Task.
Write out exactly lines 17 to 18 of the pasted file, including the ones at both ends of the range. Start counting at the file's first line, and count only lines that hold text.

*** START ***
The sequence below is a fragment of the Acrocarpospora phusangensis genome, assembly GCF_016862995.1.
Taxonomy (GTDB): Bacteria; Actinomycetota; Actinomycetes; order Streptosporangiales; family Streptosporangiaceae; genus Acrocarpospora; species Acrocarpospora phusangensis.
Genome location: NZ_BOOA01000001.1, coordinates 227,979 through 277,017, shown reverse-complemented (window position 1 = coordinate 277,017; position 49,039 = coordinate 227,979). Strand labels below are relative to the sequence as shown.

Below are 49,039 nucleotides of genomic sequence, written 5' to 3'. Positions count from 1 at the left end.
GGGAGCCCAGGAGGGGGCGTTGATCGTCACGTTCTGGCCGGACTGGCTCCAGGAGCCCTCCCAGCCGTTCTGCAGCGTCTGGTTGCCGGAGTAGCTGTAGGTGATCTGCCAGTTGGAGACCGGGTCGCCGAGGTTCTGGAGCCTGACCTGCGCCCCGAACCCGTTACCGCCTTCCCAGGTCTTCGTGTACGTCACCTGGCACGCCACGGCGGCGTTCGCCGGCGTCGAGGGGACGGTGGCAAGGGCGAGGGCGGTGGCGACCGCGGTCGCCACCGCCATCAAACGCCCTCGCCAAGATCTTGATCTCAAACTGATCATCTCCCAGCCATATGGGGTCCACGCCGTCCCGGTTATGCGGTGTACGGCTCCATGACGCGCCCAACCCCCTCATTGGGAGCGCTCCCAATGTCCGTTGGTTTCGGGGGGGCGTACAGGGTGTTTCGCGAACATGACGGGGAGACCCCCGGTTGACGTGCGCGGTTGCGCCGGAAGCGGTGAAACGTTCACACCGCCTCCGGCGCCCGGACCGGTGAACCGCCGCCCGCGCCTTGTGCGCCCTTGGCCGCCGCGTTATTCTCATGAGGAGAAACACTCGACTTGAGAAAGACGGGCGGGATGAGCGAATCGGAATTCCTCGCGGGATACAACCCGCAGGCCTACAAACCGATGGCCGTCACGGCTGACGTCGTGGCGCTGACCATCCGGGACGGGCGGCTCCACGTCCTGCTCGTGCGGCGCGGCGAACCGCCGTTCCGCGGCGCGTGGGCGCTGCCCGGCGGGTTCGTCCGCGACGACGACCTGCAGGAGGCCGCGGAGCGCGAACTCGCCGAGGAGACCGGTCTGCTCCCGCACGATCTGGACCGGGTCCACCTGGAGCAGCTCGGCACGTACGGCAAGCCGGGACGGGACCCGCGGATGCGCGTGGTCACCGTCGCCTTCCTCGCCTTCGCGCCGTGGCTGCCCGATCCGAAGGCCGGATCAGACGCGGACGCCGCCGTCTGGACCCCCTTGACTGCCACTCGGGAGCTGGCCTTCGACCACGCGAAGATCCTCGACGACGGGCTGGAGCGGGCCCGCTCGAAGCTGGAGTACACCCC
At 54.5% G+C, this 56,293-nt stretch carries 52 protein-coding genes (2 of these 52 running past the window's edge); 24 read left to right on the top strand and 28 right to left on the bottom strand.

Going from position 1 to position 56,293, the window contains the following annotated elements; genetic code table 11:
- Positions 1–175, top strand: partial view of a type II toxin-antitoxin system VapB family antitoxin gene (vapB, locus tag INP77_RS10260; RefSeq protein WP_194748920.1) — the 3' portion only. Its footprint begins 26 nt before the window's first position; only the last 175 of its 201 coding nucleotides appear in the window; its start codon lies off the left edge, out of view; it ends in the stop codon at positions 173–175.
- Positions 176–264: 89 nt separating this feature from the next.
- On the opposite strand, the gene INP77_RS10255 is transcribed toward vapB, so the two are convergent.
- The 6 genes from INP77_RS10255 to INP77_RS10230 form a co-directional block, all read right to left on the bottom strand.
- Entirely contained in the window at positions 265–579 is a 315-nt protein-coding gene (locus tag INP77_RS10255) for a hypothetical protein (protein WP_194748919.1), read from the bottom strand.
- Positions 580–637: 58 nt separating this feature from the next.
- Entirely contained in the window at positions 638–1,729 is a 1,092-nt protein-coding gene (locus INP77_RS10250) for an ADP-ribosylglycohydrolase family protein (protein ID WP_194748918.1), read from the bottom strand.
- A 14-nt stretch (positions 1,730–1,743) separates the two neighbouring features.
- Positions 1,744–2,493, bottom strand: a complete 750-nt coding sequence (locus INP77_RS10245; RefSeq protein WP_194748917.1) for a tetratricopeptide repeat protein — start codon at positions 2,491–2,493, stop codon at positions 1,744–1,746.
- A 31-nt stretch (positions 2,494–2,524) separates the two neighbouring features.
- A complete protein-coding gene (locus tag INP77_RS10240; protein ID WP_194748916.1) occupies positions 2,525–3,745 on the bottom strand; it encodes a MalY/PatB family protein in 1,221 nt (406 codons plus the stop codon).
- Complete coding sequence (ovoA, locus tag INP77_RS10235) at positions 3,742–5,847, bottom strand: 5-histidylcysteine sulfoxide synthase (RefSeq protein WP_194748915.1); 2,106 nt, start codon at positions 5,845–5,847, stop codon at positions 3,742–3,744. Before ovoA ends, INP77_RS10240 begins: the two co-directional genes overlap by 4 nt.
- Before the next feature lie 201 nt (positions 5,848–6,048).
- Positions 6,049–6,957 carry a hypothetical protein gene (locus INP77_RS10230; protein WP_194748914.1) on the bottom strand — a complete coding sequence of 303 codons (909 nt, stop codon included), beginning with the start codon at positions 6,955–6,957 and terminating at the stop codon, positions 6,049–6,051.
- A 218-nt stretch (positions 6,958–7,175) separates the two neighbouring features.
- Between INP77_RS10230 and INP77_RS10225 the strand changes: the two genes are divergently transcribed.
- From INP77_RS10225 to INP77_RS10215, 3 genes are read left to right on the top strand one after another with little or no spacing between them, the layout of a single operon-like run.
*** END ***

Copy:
- A 31-nt stretch (positions 2,494–2,524) separates the two neighbouring features.
- A complete protein-coding gene (locus tag INP77_RS10240; protein ID WP_194748916.1) occupies positions 2,525–3,745 on the bottom strand; it encodes a MalY/PatB family protein in 1,221 nt (406 codons plus the stop codon).